Early Medieval Irish Glass Beads~ Recreating 6th-7th Century Spiral bead found in Newtownbalregen.

This is a reproduction of a bead found in Newtownbalregan.  During the M1 Dundalk Western bypass project. The bead was found in a Ring fort 2km northwest of Dundalk in advance of the construction of the Dundalk western bypass. The previously unknown site was discovered while doing a test trench by the IAC in March 2002 and excavation was completed between March and September 2003. The complete final report on the dig can be found here in a doc format.


Illustration of ring Fort in Newtownbalregan where the bead was found.



You can find more information on the archaeological site here: http://www.asi-louth.ie/exhibition-newtownbalregan.php


Photo of the original bead on display at the county museum, Dundalk.

bead newt

My reproduction of the bead below.


A description of the bead from Glass beads of Early Medieval Ireland by Mags Minion is as follows:

Spiral marvered  decorated yellow beads.

Classified as a class 7 bead in book. They are normally spherical in shape and the spiral form marvered flush with the surface. The body is usually translucent yellow in color, with the decoration applied being an opaque yellow. The surface of the bead can be decorated with either two or three spirals, evenly distributed around the circumference, and interlinked on account of the fact that the decoration is applied in a continuous line. Not withstanding that they are found on early medieval sites, stratified and associated with other datable material. (p 25)


Glass bead reproductions from Early Medieval Ireland ~The Mulberry bead

Recently I purchased a very amazing book called Glass Beads from Early Medieval Ireland by Mags Minion. If you make historical beads, I recommend this book. It was designed for historical bead makers for sure. I loved this book so much I am doing a category in my blog on these beads. As I reproduce them, I will post the bead, my reproduction and its relevant information.

This photo shows a picture of the original bead from page 23 of this book. The second and third beads are photos of my glass reproduction.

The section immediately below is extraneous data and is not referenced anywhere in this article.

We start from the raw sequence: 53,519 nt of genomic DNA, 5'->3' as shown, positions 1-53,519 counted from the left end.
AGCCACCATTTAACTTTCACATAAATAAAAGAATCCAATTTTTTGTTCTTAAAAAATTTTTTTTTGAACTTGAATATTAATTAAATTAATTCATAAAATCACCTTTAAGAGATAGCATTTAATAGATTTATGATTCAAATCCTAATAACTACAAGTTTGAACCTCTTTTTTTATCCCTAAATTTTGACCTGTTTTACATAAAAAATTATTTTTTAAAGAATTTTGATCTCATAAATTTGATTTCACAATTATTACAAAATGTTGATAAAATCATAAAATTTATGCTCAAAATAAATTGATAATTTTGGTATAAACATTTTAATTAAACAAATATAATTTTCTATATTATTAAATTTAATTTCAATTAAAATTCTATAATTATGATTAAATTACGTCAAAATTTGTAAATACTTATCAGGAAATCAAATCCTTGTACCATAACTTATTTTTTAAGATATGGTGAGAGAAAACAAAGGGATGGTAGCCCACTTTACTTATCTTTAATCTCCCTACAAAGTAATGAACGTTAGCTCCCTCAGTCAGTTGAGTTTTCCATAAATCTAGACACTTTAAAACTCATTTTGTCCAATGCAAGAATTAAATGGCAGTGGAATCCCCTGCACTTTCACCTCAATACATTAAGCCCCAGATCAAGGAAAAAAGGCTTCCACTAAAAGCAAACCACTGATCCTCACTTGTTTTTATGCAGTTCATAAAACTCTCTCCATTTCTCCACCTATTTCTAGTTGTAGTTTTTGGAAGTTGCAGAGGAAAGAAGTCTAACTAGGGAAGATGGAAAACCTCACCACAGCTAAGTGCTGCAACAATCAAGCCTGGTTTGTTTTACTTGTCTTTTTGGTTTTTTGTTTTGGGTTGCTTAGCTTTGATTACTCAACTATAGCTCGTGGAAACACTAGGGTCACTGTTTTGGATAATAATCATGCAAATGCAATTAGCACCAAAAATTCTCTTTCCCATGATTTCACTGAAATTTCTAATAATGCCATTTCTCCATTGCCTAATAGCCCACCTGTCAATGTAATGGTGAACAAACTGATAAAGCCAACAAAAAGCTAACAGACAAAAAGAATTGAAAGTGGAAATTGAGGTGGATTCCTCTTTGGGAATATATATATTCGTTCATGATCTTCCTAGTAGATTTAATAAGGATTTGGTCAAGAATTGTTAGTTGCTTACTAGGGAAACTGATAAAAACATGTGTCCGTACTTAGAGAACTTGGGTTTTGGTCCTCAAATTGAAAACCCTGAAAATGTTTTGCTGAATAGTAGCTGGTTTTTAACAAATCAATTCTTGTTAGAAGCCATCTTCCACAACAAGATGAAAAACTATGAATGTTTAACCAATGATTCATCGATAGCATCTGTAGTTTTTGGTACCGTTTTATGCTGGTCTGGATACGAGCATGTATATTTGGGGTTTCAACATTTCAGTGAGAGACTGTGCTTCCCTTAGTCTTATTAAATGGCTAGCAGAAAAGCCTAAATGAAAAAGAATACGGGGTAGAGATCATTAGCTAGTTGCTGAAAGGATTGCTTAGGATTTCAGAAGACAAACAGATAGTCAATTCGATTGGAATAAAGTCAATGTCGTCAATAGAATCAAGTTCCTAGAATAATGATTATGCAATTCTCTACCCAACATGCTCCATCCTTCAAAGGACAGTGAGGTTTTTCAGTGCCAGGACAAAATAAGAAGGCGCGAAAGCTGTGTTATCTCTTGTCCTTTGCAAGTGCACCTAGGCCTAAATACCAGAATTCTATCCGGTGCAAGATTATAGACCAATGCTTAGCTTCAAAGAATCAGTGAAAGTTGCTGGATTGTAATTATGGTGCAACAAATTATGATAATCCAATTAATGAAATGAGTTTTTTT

I had never seen a historical example of this bead before getting this book.  When I first saw it my first though was “Well that bead maker was creative!”




The Mulberry bead

The beads in Mags Minion;s book:  Glass Beads from Early Medieval Ireland are classified though type. This bead is a type 12 bead. The following paragraph is from page 28 regarding  this bead type.

“Class 12 beads are so-called because the surface of the bead is covered with raised segments resembling a mulberry. The beads conform to a standard size or a diameter of 10mm, a length of 9mm and a perforation of 3-4mm. Mulberry beads  can be composed of clear translucent glass or semi translucent glass in a variety of shades. An example is known from Lagore (Hencken, 1950 145 figure 67 B). There are numerous examples of class 12 beads in a variety of colors among unprovenance examples in the National Museum. A class 12 bead was found during the excavation of the early medieval enclosure at Lissue in Co. Antrim (Bersu 1947, 51: Warner 1986-87).  Finds from the site including a wooden churn and lathe turned vessels  have been typologically dated to the 9th century.(Sullivan et al 2010 58). A ‘trial piece’  with interlace decoration was also found during the excavation (Bersu 1947,51). four beads of this type were subjected to chemical analysis and returned 8th to 12th century date (Warner and Meighan 1994, 52-66) Given the  the available dating evidence it is most likely the type dates to the later end of the period under study and may possible even continue after it. “